I woke up this morning to find out that an 8.9 magnitude earthquake had hit a Japan that was resulting in Tsunami warnings for much of California and an advisory for our portion of California. While we are safe (we live about 15 to 20 miles from the coast) it certainly had me thinking about preparing for an emergency. Growing up in Ohio, we had to deal with blizzards in the winter and tornadoes in the summer (and flash floods if it was warm enough, no matter the season). Here in California, our big emergency worry is earthquakes and fires. No matter where you live, there is something that can cause an emergency.
The best thing to do for an emergency is to plan now! If you are ready now, then you'll be ready when the emergency hits.
So how to you get ready? Well, the nice people at the Federal Emergency Management Agency (yup, FEMA) have some awesome suggestions, so check them out!
1. Emergency Kit. Your emergency kit should include 1 gallon of water, per day AND per person in your home for a minimum of 3 days. So a family of 4 should have 12 gallons of water available, for drinking and sanitation. You'll need 3 days worth of non-perishable food for your entire family. Make sure that you have things like a manual can opener to open the non-perishable food!
Keep a flashlight and battery (or hand cranked) radio in your kit as well as extra batteries (make sure you have the right size!). A first aid kit should be available and make sure it's well stocked. A whistle will help in case you are trapped and need assistance, you will be heard a lot better with a whistle then your voice!
Things like baby wipes, paper plates, plastic cups, plastic untensils and garbage bags will help with keeping your area sanitary while in the emergency.
A small emergency set of tools should be available, in case you need to turn off things like your water heater or the gas lines to your home and in case you need to fix something that was damaged.
Other things that you may need depending on your family situation and location includes medications, diapers, pet food and water, cash, a first aid handbook, warm blankets or sleeping bags, matches, feminine items and stuff to keep you entertained like board games and books.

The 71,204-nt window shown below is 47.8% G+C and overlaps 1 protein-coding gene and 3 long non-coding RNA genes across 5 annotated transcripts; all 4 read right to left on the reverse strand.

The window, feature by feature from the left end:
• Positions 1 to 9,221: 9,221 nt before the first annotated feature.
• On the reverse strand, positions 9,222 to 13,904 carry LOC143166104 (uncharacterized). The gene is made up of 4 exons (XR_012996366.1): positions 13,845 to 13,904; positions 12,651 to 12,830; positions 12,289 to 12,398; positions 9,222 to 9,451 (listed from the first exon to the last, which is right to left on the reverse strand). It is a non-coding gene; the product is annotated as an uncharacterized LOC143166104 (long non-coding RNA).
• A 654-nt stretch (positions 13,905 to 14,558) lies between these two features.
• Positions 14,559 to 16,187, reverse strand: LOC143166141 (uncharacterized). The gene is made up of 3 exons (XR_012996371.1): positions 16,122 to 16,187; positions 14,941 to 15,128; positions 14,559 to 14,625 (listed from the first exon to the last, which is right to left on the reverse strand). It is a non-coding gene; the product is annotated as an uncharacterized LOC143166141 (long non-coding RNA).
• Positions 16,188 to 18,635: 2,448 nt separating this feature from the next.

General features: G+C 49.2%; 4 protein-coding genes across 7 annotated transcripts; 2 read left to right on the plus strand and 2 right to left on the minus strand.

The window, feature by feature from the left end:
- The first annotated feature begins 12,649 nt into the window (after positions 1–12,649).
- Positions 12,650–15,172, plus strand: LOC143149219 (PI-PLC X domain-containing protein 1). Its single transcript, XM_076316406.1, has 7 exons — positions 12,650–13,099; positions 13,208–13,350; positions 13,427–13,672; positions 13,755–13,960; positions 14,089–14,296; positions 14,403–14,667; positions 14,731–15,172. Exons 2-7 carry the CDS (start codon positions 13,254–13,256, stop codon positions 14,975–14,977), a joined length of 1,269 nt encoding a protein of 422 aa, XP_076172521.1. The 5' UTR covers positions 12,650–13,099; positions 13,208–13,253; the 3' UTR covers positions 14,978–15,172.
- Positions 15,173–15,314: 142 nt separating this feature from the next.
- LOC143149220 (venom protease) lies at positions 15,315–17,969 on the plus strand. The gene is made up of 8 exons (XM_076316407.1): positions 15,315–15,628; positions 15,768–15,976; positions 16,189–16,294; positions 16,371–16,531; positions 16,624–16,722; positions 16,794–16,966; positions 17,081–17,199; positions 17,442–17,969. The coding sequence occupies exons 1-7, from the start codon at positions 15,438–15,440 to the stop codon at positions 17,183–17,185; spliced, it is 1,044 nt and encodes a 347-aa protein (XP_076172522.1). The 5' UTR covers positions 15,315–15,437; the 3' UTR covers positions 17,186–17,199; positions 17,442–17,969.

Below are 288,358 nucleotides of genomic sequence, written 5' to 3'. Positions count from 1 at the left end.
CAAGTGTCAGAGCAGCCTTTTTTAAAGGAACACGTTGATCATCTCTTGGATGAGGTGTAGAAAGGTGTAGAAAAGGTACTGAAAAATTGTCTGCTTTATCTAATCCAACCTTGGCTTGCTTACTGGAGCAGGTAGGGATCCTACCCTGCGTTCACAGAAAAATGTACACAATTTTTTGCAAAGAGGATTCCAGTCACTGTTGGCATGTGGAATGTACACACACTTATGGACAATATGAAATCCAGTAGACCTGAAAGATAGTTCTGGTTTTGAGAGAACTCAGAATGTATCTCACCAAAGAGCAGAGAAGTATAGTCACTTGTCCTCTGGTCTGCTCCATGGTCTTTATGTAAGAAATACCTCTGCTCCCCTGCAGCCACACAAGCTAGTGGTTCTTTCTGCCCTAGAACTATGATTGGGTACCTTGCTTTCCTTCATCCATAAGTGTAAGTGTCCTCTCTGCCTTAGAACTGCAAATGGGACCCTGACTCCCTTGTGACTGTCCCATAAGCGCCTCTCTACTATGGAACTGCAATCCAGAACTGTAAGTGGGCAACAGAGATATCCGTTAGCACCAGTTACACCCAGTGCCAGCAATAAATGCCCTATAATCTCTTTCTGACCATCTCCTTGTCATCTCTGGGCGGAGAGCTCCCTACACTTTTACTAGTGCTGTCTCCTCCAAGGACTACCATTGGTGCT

2. Your Important Documents. Documents like your social security card, banking information, insurance policies, passports and other things you would need to identify yourself and to protect your property should be in one centralized place. FEMA recommends a waterproof, portable container. Some people prefer a safe to hold something so valuable. If so, make sure it is fireproof. Personally, we use the container but we don't live in a home where we can install a safe. DO NOT keep these things in a safety deposit box at the bank. In case of emergency, you will not be able to access them! Along with what FEMA recommends, I keep our medical records, that way if something happens and we need a trip to the emergency room, our records our available right away.
3. Know Who and How to Reach Others. FEMA suggests having a point of contact for your family living outside of the area you live in. For example, I would use someone in Ohio as a point of contact in case of emergency instead of my mom here in San Diego. It's often easier in an emergency to reach someone not nearby. Make sure that every person in your family knows the point of contact and has the phone number as well as a prepaid card or cell phone to reach them. FEMA recommends using text messaging as much as possible, since short bursts like texts can get through easier than longer phone calls.
4. Have a plan in place and know the safety areas. When I lived in Ohio, we all knew that we went to the basement during a tornado because the lower you were, the safer you were. Now, I know that the best place to be in an earthquake is in rooms toward the center of the house (away from windows) and in a doorway, since doorways are often reinforced making them less likely to fall during an earthquake.
Make sure everyone knows where the safe spots in the house are. If you have small children, practice with them so they know what to do. If they know what to do, it can help calm down a frightened child and get them to a safer place quickly.
Check with places like your work, daycare and schools about their emergency plans. Make sure your kids know what they are expected to do when they aren't home too.
5. Keep an emergency kit in your car. With the amount of time we spend in our cars, you should have at least a small kit in your car. I was given one by my aunt and uncle 8 years ago and it has been in every car I've had since then. If you end up using some of your kit (for example, the road flares or bandages) make sure to restock it!
While nobody wants to be in an emergency, hopefully this list will help keep you and your family safe. Preparing now can be a literal life saver in an emergency. You may be like me, with only part of this list complete (I need to show my daughters what to do in an emergency and finish up our emergency kit) or have a lot still to do, but by spending a little time each day for the next week or two, you can be prepared for whatever Mother Nature throws your way!